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Via to reduce northern Manitoba service

The Canadian Press

Churchill, Man. — Via Rail plans to reduce service between Winnipeg and Churchill in northern Manitoba starting in December.

The Crown corporation says it will operate two instead of three trains a week to the polar bear capital and the land-locked communities along the way.

Churchill Mayor Mike Spencer says Via's decision is a blow to the community of 1,000 on Hudson Bay.

He points out there are no roads to Churchill, a plane trip to Winnipeg is expensive and reduced train service will give residents even fewer options.

Via Rail says it can operate two trains a week more efficiently, safely and on time.

Churchill's town council has sent a letter to federal Transport Minister John Baird complaining about Via's plans.

“That's a darn disappointment,” said Mr. Spence. “We're not going to let that go easy. Not everyone can afford to buy a plane ticket. It's so costly.”

It takes close to 43 hours and costs $165 to travel by train from Churchill to Winnipeg. A plane ride reduces the time to about two hours, but costs three times as much.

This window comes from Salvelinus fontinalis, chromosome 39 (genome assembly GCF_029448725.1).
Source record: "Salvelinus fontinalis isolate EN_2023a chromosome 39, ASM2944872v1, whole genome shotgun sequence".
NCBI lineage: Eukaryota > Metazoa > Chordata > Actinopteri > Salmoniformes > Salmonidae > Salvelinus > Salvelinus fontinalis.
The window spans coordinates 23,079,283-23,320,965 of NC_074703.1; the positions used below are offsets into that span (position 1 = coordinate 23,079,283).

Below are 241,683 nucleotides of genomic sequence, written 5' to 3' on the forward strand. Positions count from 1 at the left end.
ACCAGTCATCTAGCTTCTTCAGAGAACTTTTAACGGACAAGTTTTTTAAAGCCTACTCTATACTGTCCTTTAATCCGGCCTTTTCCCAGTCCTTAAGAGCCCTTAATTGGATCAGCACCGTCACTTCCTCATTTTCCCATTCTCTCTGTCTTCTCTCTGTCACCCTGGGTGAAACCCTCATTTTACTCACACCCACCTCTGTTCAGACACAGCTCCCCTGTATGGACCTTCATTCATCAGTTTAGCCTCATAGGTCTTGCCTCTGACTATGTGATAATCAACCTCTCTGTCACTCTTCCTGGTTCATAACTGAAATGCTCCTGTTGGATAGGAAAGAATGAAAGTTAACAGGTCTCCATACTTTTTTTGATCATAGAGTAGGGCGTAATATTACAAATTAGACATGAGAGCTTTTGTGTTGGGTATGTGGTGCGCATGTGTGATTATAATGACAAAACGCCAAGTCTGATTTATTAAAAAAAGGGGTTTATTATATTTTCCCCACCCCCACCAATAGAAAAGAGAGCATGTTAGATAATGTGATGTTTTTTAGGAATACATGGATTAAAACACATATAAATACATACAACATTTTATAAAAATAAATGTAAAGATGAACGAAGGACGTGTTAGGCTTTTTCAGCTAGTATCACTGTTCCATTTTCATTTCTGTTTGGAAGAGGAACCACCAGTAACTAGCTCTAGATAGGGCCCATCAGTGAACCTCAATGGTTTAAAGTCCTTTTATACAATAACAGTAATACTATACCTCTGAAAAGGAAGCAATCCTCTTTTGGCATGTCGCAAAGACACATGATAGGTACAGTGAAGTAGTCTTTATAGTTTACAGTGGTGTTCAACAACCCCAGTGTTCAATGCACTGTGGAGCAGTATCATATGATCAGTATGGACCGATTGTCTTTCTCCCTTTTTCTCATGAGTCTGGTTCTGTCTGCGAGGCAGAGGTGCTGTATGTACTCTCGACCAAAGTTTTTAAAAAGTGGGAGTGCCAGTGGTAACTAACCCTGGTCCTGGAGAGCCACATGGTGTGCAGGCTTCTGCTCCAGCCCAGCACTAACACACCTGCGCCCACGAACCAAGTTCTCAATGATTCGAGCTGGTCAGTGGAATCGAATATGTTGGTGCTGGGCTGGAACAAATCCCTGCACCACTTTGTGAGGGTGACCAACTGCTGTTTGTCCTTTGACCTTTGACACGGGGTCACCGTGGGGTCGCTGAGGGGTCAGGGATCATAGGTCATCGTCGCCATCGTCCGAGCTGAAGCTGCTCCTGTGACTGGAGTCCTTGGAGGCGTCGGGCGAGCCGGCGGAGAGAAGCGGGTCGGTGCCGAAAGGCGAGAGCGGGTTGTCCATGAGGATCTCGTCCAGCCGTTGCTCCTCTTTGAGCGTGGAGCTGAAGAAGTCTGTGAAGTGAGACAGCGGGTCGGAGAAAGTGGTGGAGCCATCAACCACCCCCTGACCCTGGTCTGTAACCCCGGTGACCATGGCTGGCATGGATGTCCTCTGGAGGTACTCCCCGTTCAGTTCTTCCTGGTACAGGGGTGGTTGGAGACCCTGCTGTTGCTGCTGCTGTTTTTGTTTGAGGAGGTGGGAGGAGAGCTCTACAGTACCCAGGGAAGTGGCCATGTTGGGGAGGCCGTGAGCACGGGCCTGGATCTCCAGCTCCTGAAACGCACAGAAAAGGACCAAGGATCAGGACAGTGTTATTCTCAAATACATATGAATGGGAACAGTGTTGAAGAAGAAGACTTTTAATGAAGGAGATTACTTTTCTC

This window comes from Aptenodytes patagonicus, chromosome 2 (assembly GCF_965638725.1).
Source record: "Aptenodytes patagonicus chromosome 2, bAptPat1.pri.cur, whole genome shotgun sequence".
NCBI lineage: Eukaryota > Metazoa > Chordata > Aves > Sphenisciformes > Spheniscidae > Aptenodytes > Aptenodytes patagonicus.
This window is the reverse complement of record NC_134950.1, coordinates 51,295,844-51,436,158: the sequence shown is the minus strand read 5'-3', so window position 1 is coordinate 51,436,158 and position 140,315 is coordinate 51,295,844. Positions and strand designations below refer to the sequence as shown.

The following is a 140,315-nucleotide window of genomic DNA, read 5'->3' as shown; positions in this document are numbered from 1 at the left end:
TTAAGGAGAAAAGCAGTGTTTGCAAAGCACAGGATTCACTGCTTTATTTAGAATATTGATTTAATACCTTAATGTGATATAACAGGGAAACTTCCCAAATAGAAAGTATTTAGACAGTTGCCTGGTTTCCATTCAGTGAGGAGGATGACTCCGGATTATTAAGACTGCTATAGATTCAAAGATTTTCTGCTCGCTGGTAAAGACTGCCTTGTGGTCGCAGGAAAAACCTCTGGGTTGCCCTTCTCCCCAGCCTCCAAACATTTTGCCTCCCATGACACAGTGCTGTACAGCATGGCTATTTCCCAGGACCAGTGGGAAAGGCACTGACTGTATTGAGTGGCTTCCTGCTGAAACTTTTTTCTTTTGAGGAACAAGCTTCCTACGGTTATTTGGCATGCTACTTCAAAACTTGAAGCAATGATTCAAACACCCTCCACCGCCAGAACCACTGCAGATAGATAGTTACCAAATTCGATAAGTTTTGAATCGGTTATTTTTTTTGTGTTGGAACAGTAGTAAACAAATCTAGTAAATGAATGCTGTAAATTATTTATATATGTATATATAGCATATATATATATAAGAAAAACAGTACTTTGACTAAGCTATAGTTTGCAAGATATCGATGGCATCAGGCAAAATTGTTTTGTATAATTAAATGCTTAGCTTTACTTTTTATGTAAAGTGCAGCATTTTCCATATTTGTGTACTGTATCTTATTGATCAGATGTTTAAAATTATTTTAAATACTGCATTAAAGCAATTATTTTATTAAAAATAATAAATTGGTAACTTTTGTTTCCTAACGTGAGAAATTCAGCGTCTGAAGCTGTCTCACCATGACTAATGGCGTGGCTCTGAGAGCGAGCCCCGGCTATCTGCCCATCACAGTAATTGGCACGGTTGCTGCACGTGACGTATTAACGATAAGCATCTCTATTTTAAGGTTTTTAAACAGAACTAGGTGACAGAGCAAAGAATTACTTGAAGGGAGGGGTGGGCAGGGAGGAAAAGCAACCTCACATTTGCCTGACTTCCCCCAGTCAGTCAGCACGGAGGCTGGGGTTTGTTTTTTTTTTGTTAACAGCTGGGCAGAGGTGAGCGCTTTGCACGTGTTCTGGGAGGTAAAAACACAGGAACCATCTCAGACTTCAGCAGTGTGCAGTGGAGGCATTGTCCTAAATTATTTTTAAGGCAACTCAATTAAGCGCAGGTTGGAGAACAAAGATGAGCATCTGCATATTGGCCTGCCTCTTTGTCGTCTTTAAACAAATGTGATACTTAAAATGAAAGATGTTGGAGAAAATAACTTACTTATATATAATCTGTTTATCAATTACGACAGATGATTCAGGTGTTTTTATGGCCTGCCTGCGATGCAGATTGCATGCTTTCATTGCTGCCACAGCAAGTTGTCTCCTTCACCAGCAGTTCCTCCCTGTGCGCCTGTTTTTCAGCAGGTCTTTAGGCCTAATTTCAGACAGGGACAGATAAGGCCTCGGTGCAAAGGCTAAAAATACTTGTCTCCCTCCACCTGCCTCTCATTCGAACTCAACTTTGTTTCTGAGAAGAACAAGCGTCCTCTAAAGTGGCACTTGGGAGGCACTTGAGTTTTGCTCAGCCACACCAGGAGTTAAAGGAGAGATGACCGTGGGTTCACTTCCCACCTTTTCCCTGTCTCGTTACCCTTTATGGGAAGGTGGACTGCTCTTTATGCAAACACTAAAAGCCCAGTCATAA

Via spokeswoman Catherine Kaloutsky said providing service three days a week “did not reflect the real operating time you needed to operate from Winnipeg to Churchill and have a layover with proper rest for the crew ... and equipment inspected.”

Trains were often late because of weather, problems with the tracks or equipment, she said. Cancellations meant communities would end up with just two trains a week anyway.

“All things factored, what can we realistically provide in terms of reliable service?” Ms. Kaloutsky said. “It's not realistic for us to have thrice weekly (trains).”

She said the reduced service will be more reliable.

But Mr. Spence suggests problems with weather and equipment won't go away, so if there are cancellations now, Churchill could be down to one train a week.

“It's a step backwards.”

Mr. Spence said Manitoba Premier Greg Selinger, who was in Churchill this week for the Olympic torch relay, and local MLA Eric Robinson have promised to go to bat for the town.

Mr. Spence said $60-million is being invested to improve the rail line and train running times are getting better.

The polar bear community and its residents are not being treated well, he added.

“We all know this is an international destination, and we can't forget about local folks.”

Just last week, Gary Doer, former Manitoba premier and now Canada's ambassador to the United States, invited U.S. President Barak Obama and his family to Churchill to see the polar bears.

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